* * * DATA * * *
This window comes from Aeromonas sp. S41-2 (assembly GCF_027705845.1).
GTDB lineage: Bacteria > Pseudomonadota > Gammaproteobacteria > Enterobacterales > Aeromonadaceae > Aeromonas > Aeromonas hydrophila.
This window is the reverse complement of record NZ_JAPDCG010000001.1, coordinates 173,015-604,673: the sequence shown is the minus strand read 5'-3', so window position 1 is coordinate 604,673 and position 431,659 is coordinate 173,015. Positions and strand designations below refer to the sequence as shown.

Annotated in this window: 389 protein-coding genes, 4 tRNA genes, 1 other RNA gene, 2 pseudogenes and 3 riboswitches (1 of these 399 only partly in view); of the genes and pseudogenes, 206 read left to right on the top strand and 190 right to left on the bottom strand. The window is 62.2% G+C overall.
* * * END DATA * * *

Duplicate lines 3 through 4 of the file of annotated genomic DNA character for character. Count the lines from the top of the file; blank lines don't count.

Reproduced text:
This window is the reverse complement of record NZ_JAPDCG010000001.1, coordinates 173,015-604,673: the sequence shown is the minus strand read 5'-3', so window position 1 is coordinate 604,673 and position 431,659 is coordinate 173,015. Positions and strand designations below refer to the sequence as shown.

Annotated in this window: 389 protein-coding genes, 4 tRNA genes, 1 other RNA gene, 2 pseudogenes and 3 riboswitches (1 of these 399 only partly in view); of the genes and pseudogenes, 206 read left to right on the top strand and 190 right to left on the bottom strand. The window is 62.2% G+C overall.